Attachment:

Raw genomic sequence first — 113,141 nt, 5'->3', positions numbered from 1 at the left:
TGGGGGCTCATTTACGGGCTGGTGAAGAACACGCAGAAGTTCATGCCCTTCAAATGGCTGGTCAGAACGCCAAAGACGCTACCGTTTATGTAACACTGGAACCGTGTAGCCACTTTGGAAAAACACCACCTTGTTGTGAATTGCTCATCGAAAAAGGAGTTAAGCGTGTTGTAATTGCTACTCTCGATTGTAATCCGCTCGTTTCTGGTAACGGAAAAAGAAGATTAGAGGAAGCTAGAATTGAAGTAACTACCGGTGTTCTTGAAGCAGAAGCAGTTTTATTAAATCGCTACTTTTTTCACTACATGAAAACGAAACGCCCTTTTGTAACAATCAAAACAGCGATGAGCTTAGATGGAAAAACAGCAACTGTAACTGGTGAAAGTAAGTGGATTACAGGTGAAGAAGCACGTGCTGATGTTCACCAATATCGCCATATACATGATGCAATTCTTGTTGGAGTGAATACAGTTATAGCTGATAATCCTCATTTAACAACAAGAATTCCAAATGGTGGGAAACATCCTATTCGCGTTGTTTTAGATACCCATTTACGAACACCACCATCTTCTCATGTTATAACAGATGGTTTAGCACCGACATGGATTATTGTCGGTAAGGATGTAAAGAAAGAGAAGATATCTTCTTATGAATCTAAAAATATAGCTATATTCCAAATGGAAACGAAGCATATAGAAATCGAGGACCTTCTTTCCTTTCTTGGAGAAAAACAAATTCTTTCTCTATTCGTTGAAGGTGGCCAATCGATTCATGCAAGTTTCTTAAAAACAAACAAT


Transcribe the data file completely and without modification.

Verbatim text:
Raw genomic sequence first — 113,141 nt, 5'->3', positions numbered from 1 at the left:
TGGGGGCTCATTTACGGGCTGGTGAAGAACACGCAGAAGTTCATGCCCTTCAAATGGCTGGTCAGAACGCCAAAGACGCTACCGTTTATGTAACACTGGAACCGTGTAGCCACTTTGGAAAAACACCACCTTGTTGTGAATTGCTCATCGAAAAAGGAGTTAAGCGTGTTGTAATTGCTACTCTCGATTGTAATCCGCTCGTTTCTGGTAACGGAAAAAGAAGATTAGAGGAAGCTAGAATTGAAGTAACTACCGGTGTTCTTGAAGCAGAAGCAGTTTTATTAAATCGCTACTTTTTTCACTACATGAAAACGAAACGCCCTTTTGTAACAATCAAAACAGCGATGAGCTTAGATGGAAAAACAGCAACTGTAACTGGTGAAAGTAAGTGGATTACAGGTGAAGAAGCACGTGCTGATGTTCACCAATATCGCCATATACATGATGCAATTCTTGTTGGAGTGAATACAGTTATAGCTGATAATCCTCATTTAACAACAAGAATTCCAAATGGTGGGAAACATCCTATTCGCGTTGTTTTAGATACCCATTTACGAACACCACCATCTTCTCATGTTATAACAGATGGTTTAGCACCGACATGGATTATTGTCGGTAAGGATGTAAAGAAAGAGAAGATATCTTCTTATGAATCTAAAAATATAGCTATATTCCAAATGGAAACGAAGCATATAGAAATCGAGGACCTTCTTTCCTTTCTTGGAGAAAAACAAATTCTTTCTCTATTCGTTGAAGGTGGCCAATCGATTCATGCAAGTTTCTTAAAAACAAACAAT